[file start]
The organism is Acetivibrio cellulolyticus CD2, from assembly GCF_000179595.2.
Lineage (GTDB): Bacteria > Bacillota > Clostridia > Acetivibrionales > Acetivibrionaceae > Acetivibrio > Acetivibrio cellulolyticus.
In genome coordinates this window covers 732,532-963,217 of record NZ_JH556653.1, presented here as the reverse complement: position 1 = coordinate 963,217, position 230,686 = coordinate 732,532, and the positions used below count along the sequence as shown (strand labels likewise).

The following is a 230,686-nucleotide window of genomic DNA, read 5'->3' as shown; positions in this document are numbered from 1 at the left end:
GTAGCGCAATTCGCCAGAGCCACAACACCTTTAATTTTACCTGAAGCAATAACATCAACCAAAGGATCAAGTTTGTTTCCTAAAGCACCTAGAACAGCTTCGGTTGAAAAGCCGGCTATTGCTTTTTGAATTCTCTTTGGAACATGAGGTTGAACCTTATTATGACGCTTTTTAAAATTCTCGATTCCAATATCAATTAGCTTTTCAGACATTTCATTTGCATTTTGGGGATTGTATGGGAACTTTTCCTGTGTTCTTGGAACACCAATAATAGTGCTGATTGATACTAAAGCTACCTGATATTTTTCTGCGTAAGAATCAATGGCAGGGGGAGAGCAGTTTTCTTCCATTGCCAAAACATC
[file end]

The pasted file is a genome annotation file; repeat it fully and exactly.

The organism is Acetivibrio cellulolyticus CD2, from assembly GCF_000179595.2.
Lineage (GTDB): Bacteria > Bacillota > Clostridia > Acetivibrionales > Acetivibrionaceae > Acetivibrio > Acetivibrio cellulolyticus.
In genome coordinates this window covers 732,532-963,217 of record NZ_JH556653.1, presented here as the reverse complement: position 1 = coordinate 963,217, position 230,686 = coordinate 732,532, and the positions used below count along the sequence as shown (strand labels likewise).

The following is a 230,686-nucleotide window of genomic DNA, read 5'->3' as shown; positions in this document are numbered from 1 at the left end:
GTAGCGCAATTCGCCAGAGCCACAACACCTTTAATTTTACCTGAAGCAATAACATCAACCAAAGGATCAAGTTTGTTTCCTAAAGCACCTAGAACAGCTTCGGTTGAAAAGCCGGCTATTGCTTTTTGAATTCTCTTTGGAACATGAGGTTGAACCTTATTATGACGCTTTTTAAAATTCTCGATTCCAATATCAATTAGCTTTTCAGACATTTCATTTGCATTTTGGGGATTGTATGGGAACTTTTCCTGTGTTCTTGGAACACCAATAATAGTGCTGATTGATACTAAAGCTACCTGATATTTTTCTGCGTAAGAATCAATGGCAGGGGGAGAGCAGTTTTCTTCCATTGCCAAAACATC